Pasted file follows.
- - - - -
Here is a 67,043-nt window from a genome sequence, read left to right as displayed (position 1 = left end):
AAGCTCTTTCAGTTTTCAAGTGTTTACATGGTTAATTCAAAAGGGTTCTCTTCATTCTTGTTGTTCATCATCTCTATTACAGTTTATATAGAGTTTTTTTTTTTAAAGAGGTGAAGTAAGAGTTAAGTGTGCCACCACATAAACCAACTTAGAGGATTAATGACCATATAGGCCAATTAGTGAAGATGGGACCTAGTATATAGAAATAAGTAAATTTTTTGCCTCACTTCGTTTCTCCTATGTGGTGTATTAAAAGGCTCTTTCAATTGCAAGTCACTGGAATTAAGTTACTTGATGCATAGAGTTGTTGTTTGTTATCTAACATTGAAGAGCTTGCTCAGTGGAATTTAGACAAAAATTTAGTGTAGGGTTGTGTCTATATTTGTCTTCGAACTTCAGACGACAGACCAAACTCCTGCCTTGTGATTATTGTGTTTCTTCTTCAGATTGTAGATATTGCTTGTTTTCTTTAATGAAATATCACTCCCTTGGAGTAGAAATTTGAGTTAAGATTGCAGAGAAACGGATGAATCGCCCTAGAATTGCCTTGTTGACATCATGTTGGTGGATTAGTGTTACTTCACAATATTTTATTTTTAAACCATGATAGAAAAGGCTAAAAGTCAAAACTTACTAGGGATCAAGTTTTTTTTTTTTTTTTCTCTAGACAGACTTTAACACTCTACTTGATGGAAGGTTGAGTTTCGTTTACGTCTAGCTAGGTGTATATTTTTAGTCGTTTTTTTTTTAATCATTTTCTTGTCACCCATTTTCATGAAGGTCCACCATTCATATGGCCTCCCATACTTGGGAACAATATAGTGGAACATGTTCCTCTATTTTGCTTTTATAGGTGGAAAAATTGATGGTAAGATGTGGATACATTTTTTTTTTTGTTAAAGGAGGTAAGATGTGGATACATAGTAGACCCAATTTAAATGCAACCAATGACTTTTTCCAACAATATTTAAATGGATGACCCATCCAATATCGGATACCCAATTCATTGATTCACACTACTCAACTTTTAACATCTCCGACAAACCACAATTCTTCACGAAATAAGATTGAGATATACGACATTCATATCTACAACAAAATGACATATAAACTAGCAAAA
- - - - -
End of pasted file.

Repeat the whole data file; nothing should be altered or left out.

Here is a 67,043-nt window from a genome sequence, read left to right as displayed (position 1 = left end):
AAGCTCTTTCAGTTTTCAAGTGTTTACATGGTTAATTCAAAAGGGTTCTCTTCATTCTTGTTGTTCATCATCTCTATTACAGTTTATATAGAGTTTTTTTTTTTAAAGAGGTGAAGTAAGAGTTAAGTGTGCCACCACATAAACCAACTTAGAGGATTAATGACCATATAGGCCAATTAGTGAAGATGGGACCTAGTATATAGAAATAAGTAAATTTTTTGCCTCACTTCGTTTCTCCTATGTGGTGTATTAAAAGGCTCTTTCAATTGCAAGTCACTGGAATTAAGTTACTTGATGCATAGAGTTGTTGTTTGTTATCTAACATTGAAGAGCTTGCTCAGTGGAATTTAGACAAAAATTTAGTGTAGGGTTGTGTCTATATTTGTCTTCGAACTTCAGACGACAGACCAAACTCCTGCCTTGTGATTATTGTGTTTCTTCTTCAGATTGTAGATATTGCTTGTTTTCTTTAATGAAATATCACTCCCTTGGAGTAGAAATTTGAGTTAAGATTGCAGAGAAACGGATGAATCGCCCTAGAATTGCCTTGTTGACATCATGTTGGTGGATTAGTGTTACTTCACAATATTTTATTTTTAAACCATGATAGAAAAGGCTAAAAGTCAAAACTTACTAGGGATCAAGTTTTTTTTTTTTTTTTCTCTAGACAGACTTTAACACTCTACTTGATGGAAGGTTGAGTTTCGTTTACGTCTAGCTAGGTGTATATTTTTAGTCGTTTTTTTTTTAATCATTTTCTTGTCACCCATTTTCATGAAGGTCCACCATTCATATGGCCTCCCATACTTGGGAACAATATAGTGGAACATGTTCCTCTATTTTGCTTTTATAGGTGGAAAAATTGATGGTAAGATGTGGATACATTTTTTTTTTTGTTAAAGGAGGTAAGATGTGGATACATAGTAGACCCAATTTAAATGCAACCAATGACTTTTTCCAACAATATTTAAATGGATGACCCATCCAATATCGGATACCCAATTCATTGATTCACACTACTCAACTTTTAACATCTCCGACAAACCACAATTCTTCACGAAATAAGATTGAGATATACGACATTCATATCTACAACAAAATGACATATAAACTAGCAAAA